The public hearings on these plans are scheduled for August 12.
The Sycamore Road plan is small, targeted, and clearly ends with tax-paying private businesses. The South Fourth plan speaks vaguely to buying up private property to fix up and market as new commercial, and more specifically to fixing up the local school district’s public property.
Here’s the main problem with the South Fourth plan: These activities are what the two existing TIFs have been doing for years for very little return on investment. Through its Central Area TIF the city bought, demolished, remediated and prepped at least four downtown parcels and they now all sit as green space. TIF 2, I am convinced, was basically formed for the upkeep of city property such as Barb City Manor and school property such as the former Huntley Middle School.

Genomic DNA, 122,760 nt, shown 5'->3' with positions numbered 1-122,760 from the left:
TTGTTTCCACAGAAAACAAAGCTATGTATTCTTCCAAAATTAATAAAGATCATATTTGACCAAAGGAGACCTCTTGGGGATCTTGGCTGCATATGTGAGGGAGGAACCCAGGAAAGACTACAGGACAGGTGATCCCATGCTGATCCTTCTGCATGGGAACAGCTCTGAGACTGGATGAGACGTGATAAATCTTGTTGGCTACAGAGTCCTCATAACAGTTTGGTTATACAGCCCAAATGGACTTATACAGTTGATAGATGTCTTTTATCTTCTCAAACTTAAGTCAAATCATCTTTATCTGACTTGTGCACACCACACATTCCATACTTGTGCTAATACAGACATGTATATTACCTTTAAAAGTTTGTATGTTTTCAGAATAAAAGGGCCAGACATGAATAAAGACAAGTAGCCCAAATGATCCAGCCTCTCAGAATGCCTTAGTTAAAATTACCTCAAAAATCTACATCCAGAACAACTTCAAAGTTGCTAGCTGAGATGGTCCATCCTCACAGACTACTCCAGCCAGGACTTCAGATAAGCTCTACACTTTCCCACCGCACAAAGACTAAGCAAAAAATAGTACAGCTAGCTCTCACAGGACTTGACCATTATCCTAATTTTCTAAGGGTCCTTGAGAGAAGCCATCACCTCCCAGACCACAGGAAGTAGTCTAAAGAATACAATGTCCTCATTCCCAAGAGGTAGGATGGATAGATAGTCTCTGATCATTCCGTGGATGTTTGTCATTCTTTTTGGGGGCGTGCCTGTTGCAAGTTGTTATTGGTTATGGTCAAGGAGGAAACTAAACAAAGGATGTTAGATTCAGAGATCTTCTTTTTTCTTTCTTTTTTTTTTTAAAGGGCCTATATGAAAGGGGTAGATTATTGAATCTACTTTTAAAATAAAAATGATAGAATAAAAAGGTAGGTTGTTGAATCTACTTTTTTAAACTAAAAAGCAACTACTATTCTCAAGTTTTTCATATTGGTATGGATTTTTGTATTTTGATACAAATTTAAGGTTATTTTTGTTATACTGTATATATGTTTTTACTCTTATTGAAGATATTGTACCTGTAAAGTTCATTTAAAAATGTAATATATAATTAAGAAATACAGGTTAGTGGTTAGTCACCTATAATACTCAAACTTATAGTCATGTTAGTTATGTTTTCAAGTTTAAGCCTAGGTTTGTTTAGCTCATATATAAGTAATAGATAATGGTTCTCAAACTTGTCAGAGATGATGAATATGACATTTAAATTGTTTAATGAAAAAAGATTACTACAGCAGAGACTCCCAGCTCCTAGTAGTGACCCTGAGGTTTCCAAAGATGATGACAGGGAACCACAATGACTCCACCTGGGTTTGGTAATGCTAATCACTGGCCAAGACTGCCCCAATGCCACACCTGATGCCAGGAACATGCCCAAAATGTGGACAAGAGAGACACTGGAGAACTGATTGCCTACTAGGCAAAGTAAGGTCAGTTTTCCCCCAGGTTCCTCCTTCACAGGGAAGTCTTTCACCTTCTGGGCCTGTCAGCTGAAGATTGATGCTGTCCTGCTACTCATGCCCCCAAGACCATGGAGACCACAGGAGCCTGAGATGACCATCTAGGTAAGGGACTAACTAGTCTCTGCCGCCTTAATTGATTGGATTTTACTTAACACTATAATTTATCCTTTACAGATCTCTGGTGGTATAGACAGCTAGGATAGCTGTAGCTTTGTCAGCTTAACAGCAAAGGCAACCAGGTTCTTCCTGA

While all of these are of course allowable and perhaps even in some cases desirable activities, TIF projects are really supposed to spur private development, create jobs and raise EAV.
I have a bunch of annual TIF reports stockpiled, including reports from the years FY2005-FY2010 for the Central Area TIF, our largest TIF district that’s been in the business of slush funding since 1986. Section 5 of these reports is for listing project descriptions (e.g., “Van Buer Parking Lot improvements”) and for itemizing public and private investment numbers for each project. Here are the dollars of private money invested in Central Area projects during this time period, in which nearly $10 million in taxpayer money was spent:
I intend to write more about the South Fourth redevelopment proposal, but am waiting for the clerk’s office to fulfill Freedom of Information Act (FOIA) requests. So, next week I guess.